Most of us can remember what has been called the greatest college basketball game of all time: the 1982 NCAA Championship game that featured North Carolina State upsetting the favored University of Houston team. (Homework Assignment: Google YouTube of NC State upsetting Houston Cougars, 1982) I personally will never forget coach Jim Valvano running on the court after that game, all his players already celebrating with other teammates, he desperately looking for someone to embrace, someone to hug.
That scene will be in heavy rotation in just a few short weeks with the start of March Madness just around the corner. I can still remember the feeling of wanting to jump through the TV and hug an overwhelmed and excited Jim Valvano. That scene has never left me. In fact, it has provided the inspiration and my personal goal to be sincerely happy for other’s success as I was for Jim Valvano at the end of that game in 1982.
Ten years after that game and only a few months before losing his battle to cancer, Jim Valvano received the Arthur Ashe Humanitarian Award (Homework Assignment: Google YouTube of Jim Valvano accepting the Arthur Ashe Humanitarian Award) and in front of thousands of supporters and millions of TV viewers, the wisdom of a dying man challenged us all to do three simple things every day. The following is an excerpt from that heart wrenching speech:
“To me, there are three things we all should do every day. We should do this every day of our lives. Number one is Laugh. You should laugh every day. Number two is Think. Youshould spend some time in thought. Number three is you should have your emotions moved to tears, could be happiness or joy. But think about it. If you Laugh, you Think, and you Cry, that’s a full day. That’s a heck of a day. You do that seven days a week; you’re going to have something special.”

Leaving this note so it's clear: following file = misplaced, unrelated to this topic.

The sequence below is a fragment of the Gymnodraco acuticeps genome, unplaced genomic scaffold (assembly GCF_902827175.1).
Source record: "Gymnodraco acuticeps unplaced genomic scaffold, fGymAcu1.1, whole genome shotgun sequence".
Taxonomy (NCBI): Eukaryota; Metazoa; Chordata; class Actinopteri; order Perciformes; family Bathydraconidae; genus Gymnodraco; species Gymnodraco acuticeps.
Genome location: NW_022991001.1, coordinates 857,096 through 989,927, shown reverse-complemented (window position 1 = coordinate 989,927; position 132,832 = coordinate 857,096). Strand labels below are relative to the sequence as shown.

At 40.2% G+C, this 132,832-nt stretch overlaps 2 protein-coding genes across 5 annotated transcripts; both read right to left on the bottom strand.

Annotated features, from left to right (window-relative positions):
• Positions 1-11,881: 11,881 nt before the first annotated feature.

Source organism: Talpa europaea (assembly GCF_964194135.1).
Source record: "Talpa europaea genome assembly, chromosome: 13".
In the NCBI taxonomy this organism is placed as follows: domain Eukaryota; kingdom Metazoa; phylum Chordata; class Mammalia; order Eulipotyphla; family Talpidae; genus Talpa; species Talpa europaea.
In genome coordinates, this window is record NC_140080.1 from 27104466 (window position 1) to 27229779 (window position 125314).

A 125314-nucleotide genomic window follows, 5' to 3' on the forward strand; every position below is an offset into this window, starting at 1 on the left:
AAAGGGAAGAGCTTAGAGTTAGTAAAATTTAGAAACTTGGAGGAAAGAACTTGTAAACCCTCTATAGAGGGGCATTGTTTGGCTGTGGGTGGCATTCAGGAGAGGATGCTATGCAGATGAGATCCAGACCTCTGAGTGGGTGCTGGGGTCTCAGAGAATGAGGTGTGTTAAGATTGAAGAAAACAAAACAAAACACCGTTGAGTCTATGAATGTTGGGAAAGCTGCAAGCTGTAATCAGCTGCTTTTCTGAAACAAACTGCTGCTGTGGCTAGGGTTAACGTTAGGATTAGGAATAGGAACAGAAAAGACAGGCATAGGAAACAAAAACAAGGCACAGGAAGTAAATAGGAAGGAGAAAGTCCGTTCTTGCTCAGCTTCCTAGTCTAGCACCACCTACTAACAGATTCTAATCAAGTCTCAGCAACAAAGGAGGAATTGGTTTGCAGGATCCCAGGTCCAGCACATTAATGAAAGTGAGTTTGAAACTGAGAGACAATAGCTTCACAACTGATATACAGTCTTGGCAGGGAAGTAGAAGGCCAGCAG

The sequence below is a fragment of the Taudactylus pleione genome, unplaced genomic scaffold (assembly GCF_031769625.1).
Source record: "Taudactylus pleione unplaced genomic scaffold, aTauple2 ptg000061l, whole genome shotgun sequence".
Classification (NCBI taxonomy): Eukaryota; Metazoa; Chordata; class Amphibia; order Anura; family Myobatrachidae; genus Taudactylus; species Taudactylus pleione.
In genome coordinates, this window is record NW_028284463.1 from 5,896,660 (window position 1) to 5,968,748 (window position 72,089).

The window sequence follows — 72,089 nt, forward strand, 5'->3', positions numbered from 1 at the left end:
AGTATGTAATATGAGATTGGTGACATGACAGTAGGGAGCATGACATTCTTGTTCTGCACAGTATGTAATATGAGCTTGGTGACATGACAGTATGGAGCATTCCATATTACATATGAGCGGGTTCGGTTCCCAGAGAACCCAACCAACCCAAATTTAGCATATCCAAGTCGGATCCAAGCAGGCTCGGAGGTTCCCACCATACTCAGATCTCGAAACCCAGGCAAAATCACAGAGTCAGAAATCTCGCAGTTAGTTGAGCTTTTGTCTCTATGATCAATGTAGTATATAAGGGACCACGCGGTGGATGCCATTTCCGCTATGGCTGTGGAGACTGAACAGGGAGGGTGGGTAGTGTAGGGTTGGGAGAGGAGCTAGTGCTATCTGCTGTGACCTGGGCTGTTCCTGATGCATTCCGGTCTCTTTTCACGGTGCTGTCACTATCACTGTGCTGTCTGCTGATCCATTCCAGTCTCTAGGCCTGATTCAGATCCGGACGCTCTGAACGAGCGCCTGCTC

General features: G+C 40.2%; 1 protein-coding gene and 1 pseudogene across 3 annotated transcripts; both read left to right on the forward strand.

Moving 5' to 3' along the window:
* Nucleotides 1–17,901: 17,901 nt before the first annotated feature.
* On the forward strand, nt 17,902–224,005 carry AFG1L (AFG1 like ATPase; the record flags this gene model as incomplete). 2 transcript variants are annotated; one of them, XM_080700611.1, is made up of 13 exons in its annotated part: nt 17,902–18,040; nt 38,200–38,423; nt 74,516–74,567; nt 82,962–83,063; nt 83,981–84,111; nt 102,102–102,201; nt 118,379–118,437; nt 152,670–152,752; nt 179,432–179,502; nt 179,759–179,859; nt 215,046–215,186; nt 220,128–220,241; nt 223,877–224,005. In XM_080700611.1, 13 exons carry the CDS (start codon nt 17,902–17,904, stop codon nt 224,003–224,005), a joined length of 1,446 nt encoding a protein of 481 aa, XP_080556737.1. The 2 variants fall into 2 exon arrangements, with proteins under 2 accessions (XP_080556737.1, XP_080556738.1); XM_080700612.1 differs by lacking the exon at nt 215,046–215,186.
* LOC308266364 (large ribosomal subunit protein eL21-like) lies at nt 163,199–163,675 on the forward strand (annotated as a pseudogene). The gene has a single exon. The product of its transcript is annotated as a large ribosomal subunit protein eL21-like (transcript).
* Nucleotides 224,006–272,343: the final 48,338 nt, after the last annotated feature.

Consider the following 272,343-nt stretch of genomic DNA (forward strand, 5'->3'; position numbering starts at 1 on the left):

I don’t think Jim Valvano meant a “boo hoo” cry as much as he meant what I experienced a few weeks ago when I got a little emotional, a little choked up when I witnessed a friend of mine’s adult autistic son jump into his arms and exclaim, “I love you dad!” Or maybe a few monthsago when I was at an intersection and see approximately ten young ladies with posters that read, “Free Hugs.”
I then see two mechanics running out of a service station and getting a hug from each one of these young ladies. My emotions were moved to tears.I later found out these young ladies represented an army of roughly 10,000 Paul Mitchell Salon students who take to the street every September 23rdthroughout the United States and celebrate their nationwide “Free Hugs Day.”
And as I moved my car to the next intersection I see ten more of these young ladies. I blew my horn and they waved and screamed. I quickly put my car in park, opened my door, and received ten of the sweetest, warmest and most sincere hugs in the world! Again, my emotions were moved to tears. I thought, Jimmy V would be proud!
Closer to home, no one would question the intensity of Frankfort and the legislative session. We’re focused, we’re passionate and we’re determined. Schedules are tight, deadlines are upon us, we’re in a hurry and expectations are high. Nerves are frayed, patience in short supply and tempers are short. But maybe, just maybe, now would be a good time to pause and see the wonder of our democracy. The beauty of Kentucky, the greatness of our Country.
And maybe now is a good time to be especially thankful for the opportunity, the blessing and the freedom to do what we love to do and actually get paid to do it. But most importantly, maybe we should be more aware of the “Jim Valvano’s” running around “life’s court” looking for a hug. And it doesn’t have to be a “hug” hug. It could be a congratulatory note simply saying, “Nice job.” Maybe a simple, “Thank you.”
And maybe we should tell ourselves it’s ok to have our emotions moved to tears. And in the words of Jimmy V, “If you Laugh, you Think, and you Cry, that’s a full day. That’s a heck of a day. You do that seven days a week; you’re going to have something special.”